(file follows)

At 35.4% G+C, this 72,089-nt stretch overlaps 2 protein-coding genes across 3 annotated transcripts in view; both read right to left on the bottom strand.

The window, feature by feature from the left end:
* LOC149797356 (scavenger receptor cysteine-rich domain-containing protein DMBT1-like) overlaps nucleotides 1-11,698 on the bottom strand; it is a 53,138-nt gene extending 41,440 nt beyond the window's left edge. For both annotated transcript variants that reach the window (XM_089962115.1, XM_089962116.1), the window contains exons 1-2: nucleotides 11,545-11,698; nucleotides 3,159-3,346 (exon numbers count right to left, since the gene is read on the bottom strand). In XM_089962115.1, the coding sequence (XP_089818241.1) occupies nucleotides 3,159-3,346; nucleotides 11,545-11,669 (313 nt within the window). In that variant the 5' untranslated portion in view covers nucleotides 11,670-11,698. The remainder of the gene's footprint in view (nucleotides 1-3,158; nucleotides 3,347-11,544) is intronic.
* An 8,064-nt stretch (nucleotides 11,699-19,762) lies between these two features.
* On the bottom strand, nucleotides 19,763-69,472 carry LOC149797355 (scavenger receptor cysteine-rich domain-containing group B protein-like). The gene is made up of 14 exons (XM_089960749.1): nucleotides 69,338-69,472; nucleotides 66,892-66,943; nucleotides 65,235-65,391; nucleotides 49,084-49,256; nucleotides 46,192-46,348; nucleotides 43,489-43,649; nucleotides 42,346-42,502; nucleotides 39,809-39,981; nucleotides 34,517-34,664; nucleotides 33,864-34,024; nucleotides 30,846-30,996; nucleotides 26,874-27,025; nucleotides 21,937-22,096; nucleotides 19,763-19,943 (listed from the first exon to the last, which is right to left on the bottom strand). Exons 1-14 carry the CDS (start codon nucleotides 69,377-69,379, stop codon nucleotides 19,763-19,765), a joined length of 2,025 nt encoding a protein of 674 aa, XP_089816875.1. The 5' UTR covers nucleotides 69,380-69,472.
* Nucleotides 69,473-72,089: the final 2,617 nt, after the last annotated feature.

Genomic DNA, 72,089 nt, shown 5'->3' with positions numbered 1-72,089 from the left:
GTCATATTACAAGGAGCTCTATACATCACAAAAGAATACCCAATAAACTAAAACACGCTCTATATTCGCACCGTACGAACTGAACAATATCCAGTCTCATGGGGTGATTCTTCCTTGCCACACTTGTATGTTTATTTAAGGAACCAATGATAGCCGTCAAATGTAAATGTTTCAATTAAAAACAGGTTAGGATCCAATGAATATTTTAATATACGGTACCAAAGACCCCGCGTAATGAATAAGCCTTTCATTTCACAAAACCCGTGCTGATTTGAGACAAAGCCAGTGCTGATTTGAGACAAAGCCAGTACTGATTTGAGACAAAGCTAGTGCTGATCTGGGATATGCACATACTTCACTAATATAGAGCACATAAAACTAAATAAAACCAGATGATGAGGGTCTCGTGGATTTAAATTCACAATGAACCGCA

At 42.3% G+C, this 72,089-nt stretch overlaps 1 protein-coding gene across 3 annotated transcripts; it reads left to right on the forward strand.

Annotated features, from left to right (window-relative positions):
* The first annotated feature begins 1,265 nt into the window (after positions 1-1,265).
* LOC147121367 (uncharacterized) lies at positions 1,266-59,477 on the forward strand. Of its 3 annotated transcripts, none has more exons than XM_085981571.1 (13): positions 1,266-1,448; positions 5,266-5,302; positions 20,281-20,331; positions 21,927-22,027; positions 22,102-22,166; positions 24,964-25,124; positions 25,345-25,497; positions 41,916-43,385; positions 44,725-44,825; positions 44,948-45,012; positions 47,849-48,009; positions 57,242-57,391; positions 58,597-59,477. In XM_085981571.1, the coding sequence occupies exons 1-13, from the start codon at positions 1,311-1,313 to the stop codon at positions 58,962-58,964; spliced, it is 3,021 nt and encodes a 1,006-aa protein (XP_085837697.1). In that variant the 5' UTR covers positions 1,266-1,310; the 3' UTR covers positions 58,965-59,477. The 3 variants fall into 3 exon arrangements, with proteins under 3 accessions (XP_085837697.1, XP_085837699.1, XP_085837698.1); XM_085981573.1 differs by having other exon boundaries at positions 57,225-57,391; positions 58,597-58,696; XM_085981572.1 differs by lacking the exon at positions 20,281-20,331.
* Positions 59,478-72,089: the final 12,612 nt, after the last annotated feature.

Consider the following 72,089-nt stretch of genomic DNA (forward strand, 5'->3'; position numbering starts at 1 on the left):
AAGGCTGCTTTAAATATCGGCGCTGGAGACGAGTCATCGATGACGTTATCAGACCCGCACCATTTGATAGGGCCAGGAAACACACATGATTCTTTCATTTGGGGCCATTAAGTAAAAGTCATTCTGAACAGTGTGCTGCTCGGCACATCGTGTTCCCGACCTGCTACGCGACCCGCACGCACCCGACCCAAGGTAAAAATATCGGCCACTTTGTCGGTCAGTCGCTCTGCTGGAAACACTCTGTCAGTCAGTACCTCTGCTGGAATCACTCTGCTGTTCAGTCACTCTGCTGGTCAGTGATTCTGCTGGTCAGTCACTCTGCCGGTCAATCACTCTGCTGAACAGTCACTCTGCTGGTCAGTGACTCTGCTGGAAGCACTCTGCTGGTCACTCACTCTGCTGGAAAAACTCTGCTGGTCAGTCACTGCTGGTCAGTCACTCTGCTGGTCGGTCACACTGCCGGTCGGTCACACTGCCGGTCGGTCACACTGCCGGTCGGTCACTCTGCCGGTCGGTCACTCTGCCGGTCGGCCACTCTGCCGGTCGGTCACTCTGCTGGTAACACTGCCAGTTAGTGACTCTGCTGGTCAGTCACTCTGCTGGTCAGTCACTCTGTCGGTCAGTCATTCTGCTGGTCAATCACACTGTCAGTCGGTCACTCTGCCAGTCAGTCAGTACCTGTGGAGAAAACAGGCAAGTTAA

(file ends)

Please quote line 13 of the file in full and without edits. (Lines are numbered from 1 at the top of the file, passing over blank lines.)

* Positions 59,478-72,089: the final 12,612 nt, after the last annotated feature.